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Infrastructure stocks could outperform in 2019

Nicki Bourlioufas  |  21 Dec 2018Text size  Decrease  Increase  |  
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Infrastructure stocks including Sydney Airport and Transurban outperformed in 2018 as volatility came back to the stock market and fled to defensive stocks.

Experts predict infrastructure assets could continue to outperform in 2019. And their performance has been boosted by the falling 10-year bond yield, which may help to reduce borrowing costs.

infrastructure toll roads

Infrastructure assets have been boosted by the falling 10-year bond yield

Sydney Airport (ASX: SYD) is well up on its year low of $6.24 struck in October, and has risen to $6.94 at the time of writing on 20 December. Over the past 12 months, Sydney Airport is down 2.3 per cent while the S&P/ASX 200 is down much more at 8.5 per cent.

Another popular infrastructure stock, Transurban (ASX: TCL), has risen from a low of $10.62 in October to $11.75 at the time of writing. The toll road operator is down 3.9 per cent over the year to date, less than half the S&P/ASX 200’s fall.

Auckland International Airport (ASX: AIA) has rallied particularly hard, and is up 16.4 per cent over the year to 20 December to $6.94, so shareholders are also celebrating its outperformance of even other infrastructure stocks.

Adam Fleck, Morningstar's regional director of equity research for Australia and New Zealand, says the outperformance by Auckland International and Sydney Airport can be traced back to the fact that both were fairly to slightly undervalued at the start of the year, versus an overvalued ASX 200, which has since corrected.

Fleck notes that both Sydney Airport and Auckland International are now fairly valued. Auckland International has a $6.90 fair value estimate; Sydney Airport has a $7.30 fair value.

In addition, "a falling long-term bond yield is positive for airport stocks, given a high level of gearing and investors typically seeing these as a bond proxy — that has likely supported the stocks’ valuations throughout the year, as well," Fleck says. A bond proxy is a stock that is held in place of fixed interest securities, primarily for the yield they provide.

While the 10-year government bond yield started the year around 2.86 per cent, it has since fallen to about 2.42 per cent. The yield on the five-year bond is about 2.08 per cent, down from 2.48 per cent in January. That compares to higher yields on infrastructure stocks. Sydney Airport has yielded 5.1 per cent, 4.8 per cent on Transurban and Auckland International at 3 per cent.

Fleck is most optimistic about Auckland International, which enjoys a wide economic moat compared to Sydney Airport's narrow moat, "given its ownership of its namesake airport, as well as the large industrial, commercial, and retail precinct surrounding. New
Zealand continues to grow as a top-notch tourist destination, with several international airlines announcing plans to fly to the country, and Auckland should remain
its gateway."

Outperformance seen in 2019

Sarah Shaw, global portfolio manager and chief investment officer with 4D Infrastructure, says with increasing market volatility as a result of global political tensions and signs of a slowing economy, "there has been a ‘flight to safety’ and infrastructure benefits from this as it is widely viewed as a defensive asset class."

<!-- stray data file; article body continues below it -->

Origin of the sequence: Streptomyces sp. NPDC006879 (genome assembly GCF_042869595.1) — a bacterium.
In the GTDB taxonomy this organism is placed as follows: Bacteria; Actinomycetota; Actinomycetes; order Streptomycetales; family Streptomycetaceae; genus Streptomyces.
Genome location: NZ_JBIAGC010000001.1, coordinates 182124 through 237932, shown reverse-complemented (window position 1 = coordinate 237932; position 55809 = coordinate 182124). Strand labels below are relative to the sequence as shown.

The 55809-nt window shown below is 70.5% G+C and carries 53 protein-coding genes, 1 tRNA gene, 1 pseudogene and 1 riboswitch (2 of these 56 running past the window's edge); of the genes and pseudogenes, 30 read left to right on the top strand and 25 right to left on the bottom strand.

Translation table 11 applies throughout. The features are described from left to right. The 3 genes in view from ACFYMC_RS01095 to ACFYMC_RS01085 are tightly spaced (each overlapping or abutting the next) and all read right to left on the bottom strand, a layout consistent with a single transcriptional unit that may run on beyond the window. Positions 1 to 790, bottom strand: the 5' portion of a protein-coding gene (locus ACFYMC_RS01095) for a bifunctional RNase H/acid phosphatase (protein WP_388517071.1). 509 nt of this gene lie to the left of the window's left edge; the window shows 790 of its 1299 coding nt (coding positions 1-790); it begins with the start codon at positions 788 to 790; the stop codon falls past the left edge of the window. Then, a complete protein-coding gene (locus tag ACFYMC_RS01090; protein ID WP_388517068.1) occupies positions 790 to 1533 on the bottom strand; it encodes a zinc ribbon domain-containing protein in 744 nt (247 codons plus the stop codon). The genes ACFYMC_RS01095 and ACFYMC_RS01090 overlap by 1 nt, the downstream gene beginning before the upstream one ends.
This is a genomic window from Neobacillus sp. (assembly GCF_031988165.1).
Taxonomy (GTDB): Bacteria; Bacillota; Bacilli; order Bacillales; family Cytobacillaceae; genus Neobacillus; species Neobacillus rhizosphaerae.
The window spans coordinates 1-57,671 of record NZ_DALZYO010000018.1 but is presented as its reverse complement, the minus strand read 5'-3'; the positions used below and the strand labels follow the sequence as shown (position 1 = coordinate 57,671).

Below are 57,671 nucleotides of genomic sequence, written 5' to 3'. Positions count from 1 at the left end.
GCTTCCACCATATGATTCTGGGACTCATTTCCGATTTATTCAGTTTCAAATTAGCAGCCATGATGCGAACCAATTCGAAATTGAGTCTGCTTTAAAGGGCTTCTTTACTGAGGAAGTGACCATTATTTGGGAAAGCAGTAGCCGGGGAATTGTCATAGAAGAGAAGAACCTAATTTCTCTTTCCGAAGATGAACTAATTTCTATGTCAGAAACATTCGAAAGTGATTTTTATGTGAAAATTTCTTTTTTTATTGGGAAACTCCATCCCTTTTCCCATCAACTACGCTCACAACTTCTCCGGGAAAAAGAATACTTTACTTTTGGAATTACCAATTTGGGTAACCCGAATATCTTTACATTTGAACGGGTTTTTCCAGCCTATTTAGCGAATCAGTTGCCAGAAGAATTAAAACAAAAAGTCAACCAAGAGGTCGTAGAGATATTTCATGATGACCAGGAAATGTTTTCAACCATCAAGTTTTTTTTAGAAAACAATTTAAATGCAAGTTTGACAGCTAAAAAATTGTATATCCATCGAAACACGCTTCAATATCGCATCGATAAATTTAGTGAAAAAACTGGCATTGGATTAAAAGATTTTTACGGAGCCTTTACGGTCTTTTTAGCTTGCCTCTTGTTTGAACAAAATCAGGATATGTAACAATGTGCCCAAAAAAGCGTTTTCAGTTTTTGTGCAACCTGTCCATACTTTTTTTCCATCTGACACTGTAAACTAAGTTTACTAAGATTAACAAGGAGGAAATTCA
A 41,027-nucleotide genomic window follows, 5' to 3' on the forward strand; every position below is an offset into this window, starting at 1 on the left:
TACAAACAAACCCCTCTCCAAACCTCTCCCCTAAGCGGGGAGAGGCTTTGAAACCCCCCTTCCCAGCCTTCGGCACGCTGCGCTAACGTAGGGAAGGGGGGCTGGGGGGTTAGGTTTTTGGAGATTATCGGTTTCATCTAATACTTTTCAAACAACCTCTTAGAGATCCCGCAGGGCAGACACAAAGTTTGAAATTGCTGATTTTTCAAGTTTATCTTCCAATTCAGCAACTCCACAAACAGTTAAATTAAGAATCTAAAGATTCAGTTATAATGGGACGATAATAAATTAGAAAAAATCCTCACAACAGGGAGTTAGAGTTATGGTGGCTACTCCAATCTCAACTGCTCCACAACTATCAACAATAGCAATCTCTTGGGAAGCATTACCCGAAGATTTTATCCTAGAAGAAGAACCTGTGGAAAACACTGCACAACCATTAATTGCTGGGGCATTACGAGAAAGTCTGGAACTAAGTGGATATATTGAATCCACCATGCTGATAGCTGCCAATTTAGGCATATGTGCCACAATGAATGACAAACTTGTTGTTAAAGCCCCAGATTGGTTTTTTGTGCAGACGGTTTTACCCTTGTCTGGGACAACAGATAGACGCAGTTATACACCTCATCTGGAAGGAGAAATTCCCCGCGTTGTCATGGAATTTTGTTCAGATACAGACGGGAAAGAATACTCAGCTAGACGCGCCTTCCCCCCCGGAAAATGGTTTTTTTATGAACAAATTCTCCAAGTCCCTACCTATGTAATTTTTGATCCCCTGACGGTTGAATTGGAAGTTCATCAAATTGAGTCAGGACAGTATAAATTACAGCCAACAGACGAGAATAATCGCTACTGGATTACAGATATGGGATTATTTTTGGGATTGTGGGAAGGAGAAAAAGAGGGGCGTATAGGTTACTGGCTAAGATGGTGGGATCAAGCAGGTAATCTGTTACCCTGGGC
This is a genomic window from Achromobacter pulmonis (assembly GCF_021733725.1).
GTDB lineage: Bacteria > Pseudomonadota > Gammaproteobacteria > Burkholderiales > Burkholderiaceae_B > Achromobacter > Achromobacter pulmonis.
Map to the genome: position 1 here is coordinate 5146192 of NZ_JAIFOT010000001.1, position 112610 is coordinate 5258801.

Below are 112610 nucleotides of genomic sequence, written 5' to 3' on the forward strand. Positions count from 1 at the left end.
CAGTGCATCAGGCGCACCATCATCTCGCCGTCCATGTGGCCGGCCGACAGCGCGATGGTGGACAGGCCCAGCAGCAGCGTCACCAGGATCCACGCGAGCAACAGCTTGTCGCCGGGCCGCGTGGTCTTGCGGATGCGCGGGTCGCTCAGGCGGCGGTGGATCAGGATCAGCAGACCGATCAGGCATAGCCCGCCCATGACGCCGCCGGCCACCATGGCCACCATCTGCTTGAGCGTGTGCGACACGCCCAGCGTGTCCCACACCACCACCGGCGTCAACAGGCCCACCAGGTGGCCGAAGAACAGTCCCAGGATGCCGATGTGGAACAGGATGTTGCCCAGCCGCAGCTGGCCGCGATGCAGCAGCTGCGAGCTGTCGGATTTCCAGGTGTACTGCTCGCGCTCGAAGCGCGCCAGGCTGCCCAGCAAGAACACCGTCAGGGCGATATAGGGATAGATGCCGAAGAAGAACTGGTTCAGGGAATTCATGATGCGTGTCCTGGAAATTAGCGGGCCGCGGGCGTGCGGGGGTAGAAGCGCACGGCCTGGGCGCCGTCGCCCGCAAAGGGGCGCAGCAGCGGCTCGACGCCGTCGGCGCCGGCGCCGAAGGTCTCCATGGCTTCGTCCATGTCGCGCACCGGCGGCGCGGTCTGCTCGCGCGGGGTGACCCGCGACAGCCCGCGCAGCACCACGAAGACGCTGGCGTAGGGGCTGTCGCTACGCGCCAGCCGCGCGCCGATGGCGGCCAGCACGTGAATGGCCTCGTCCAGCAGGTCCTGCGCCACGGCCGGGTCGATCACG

"We believe infrastructure can out-perform in 2019, if actively managed. Infrastructure is a ‘defensive’ asset class offering investors long term visible earnings streams," she says, managing a portfolio, which invests in infrastructure assets across the globe.

Shaw identifies two distinct sub-sectors that will benefit from the current market and economic environment, in particular, utilities and user-pays assets.

"Utilities are the classic ‘defensive’ home the market seeks in tough macro environments. This is largely due to the quality and predictability of their defensive earnings which the market values highly in a volatile environment," says Shaw.

If the share market continues to correct, utilities in particular will benefit, Shaw says. “If markets continue to crumble, we would expect to see an ongoing rotation in the market into utility assets helping to deliver solid sector, especially relative, performance.

"User-pays assets (toll roads, airports, ports and rail) while still offering visible cash flows, have a direct positive correlation to the macro environment so should perform well in buoyant macro environments,” she says.

RARE Infrastructure too likes utilities. In terms of the RARE Infrastructure Income Strategy, 77 per cent of the portfolio is in more defensive regulated utilities (electric, gas and water) while 18 per cent is in the more economic growth sensitive, user-pays infrastructure stocks (ports, toll roads and telecommunications towers).

"While future performance cannot be guaranteed, as at 30 September 2018, the Strategy’s expected five-year annualised return was 12.8 per cent, demonstrating the depth and breadth of opportunities for the strategy," according to a recent portfolio report.

is a Morningstar contributor.

This is a financial news article to be used for non-commercial purposes and is not intended to provide financial advice of any kind. Opinions expressed herein are subject to change without notice and may differ or be contrary to the opinions or recommendations of Morningstar as a result of using different assumptions and criteria. 

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